Earth Sciences

Nearly forgotten research from decades ago complicates the task of quantifying earthquake hazards in the Pacific Northwest, according to a new report.

The report focuses on the Cascadia subduction zone—a giant active fault that slants eastward beneath the Pacific coast of southern British Columbia, Washington, Oregon, and northern California.

Geologic studies in the past three decades have provided increasingly specific estimates of Cascadia earthquake sizes and repeat times. The estimates affect public safety through seismic provisions in building design and tsunami limits on evacuation maps.
Researchers are searching for a sustainable, environmentally-friendlier source of soil conditioner and crop fertilizer that could reduce costs to farmers -  all from renewable energy waste.

A collaborative project between Stopford Energy and Environment Limited, the James Hutton Institute, Aqua Enviro Limited and the University of Lancaster builds upon Stopford research looking at using a mixture of digestates, derived from anaerobic digestion, and ash, from burnt biomass, as an alternative to existing crop fertilizers.

Transport accounts for an up to 30% of CO2 emissions in the EU, with estimates claiming that emissions from that sector rose 36% between 1990 and 2007. 

A new analysis conducted by Lund University and the University of Surrey takes on the widely-held view that new technologies, such as biofuel and improved aircraft design, will result in carbon reduction targets being met. 


Tokyo is a city of more than 13 million people and they are no strangers to earthquakes. The city, like much of Japan, has been devastated by earthquakes in the past and likely will be again - but when?

Ongoing slow-slip earthquakes can't usually be felt at the surface but they play a role in relieving or building up geological stress and recent research examining plate movements under Tokyo has found that, since the massive magnitude-9 Tohoku earthquake and tsunami in March 2011, recurrence intervals for non-damaging slow-slip quakes beneath Japan's capital have shortened. 

This has led some seismologists to wonder if this aseismic creep could be signaling a countdown to Tokyo's next "big one."


Dusty air blowing across the Pacific from Asia and Africa is playing a critical role in precipitation patterns throughout the drought-stricken western U.S.

The exact chemical make-up of that dust, including microbes found in it, is the key to how much rain and snow falls from clouds throughout the region and knowing this could help better predict rain events, as well as explain how air pollution from a variety of sources influences regional climate in general.


Scientists have reported discovery of a new ancient pterosaur species called Caiuajara dobruskii - and the bones of 47 members to go with it. Caiuajara dobruskii lived during the Cretaceous in southern Brazil, according to the paper.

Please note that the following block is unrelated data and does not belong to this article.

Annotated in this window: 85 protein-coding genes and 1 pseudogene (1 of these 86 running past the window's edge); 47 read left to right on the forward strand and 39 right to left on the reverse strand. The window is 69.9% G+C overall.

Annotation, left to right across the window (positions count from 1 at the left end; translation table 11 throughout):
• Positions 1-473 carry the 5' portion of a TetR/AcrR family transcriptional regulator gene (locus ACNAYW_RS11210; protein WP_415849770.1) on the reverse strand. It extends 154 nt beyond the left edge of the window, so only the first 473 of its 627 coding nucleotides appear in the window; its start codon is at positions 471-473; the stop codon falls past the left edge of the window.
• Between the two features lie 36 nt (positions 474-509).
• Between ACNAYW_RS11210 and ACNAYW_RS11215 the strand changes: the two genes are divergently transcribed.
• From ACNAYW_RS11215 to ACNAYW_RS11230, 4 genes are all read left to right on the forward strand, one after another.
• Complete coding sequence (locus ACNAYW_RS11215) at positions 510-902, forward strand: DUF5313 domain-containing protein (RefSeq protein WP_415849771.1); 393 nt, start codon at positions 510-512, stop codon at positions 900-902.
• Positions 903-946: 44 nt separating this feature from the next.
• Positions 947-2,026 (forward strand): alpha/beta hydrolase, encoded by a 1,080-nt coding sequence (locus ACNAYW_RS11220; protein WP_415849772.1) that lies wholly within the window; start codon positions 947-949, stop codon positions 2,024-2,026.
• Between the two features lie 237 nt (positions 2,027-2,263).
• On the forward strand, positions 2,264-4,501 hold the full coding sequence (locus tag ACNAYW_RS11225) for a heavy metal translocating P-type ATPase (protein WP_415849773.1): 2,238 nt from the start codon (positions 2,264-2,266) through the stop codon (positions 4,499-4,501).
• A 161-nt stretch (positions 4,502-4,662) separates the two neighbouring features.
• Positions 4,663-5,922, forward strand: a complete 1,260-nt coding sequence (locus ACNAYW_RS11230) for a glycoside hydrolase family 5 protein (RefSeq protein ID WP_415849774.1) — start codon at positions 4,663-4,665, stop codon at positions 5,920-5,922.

There may be more among the hundreds of bones. The pterosaur bone bed in the interdunal lake deposit of a Cretaceous desert contains at least 47 individuals, with wing spans of between 0.65 and 2.35 meter. Caiuajara dobruskii is the southermost occurrence of the edentulous clade Tapejaridae (Tapejarinae, Pterodactyloidea) recovered so far.


In quantitative genetics,  genomic prediction is a statistical approach to predicting the value of an economically important trait in a plant, such as yield or disease resistance. The method works if the trait is heritable, as many traits tend to be, and can be performed early in the life cycle of the plant, helping reduce costs.

A research team led by plant geneticists at the University of California, Riverside and Huazhong Agricultural University, China, has used the method to predict the performance of hybrid rice (for example, the yield, growth-rate and disease resistance). The new technology could potentially revolutionize hybrid breeding in agriculture.


A long lasting foreshock series controlled the rupture process of this year's great earthquake near Iquique in northern Chile, according to an international research team

The earthquake was heralded by a three quarter year long foreshock series of ever increasing magnitudes culminating in a Mw 6.7 event two weeks before the mainshock.

The mainshock (magnitude 8.2) finally broke, on April 1st, a central piece out of the most important seismic gap along the South American subduction zone. The study reveals that the Iquique earthquake occurred in a region where the two colliding tectonic plates where only partly locked.


Interpreting snow depth records from past decades is as much art as science. Even into the 1990s, Soviets on Arctic drifting sea ice used meter sticks and handwritten logs to record snow depth. Today, things are a lot more accurate. Airborne measurements are validated by researchers on the ground using automated probes similar to a ski pole. 

Accuracy is important. The public has become concerned about what is happening at the poles, and so research led by NASA and the University of Washington combined data collected by ice buoys and NASA aircraft with historic data from ice floes staffed by Soviet scientists since the late 1950s through the early 1990s to track changes over decades. 


It wasn't explicitly tasked by Congress with assessing the safety culture of nuclear facilities.

Nevertheless, an extensive new report written by the Committee on Lessons Learned from the Fukushima Nuclear Accident for Improving Safety and Security of U.S. Nuclear Plants devoted an entire chapter to the issue.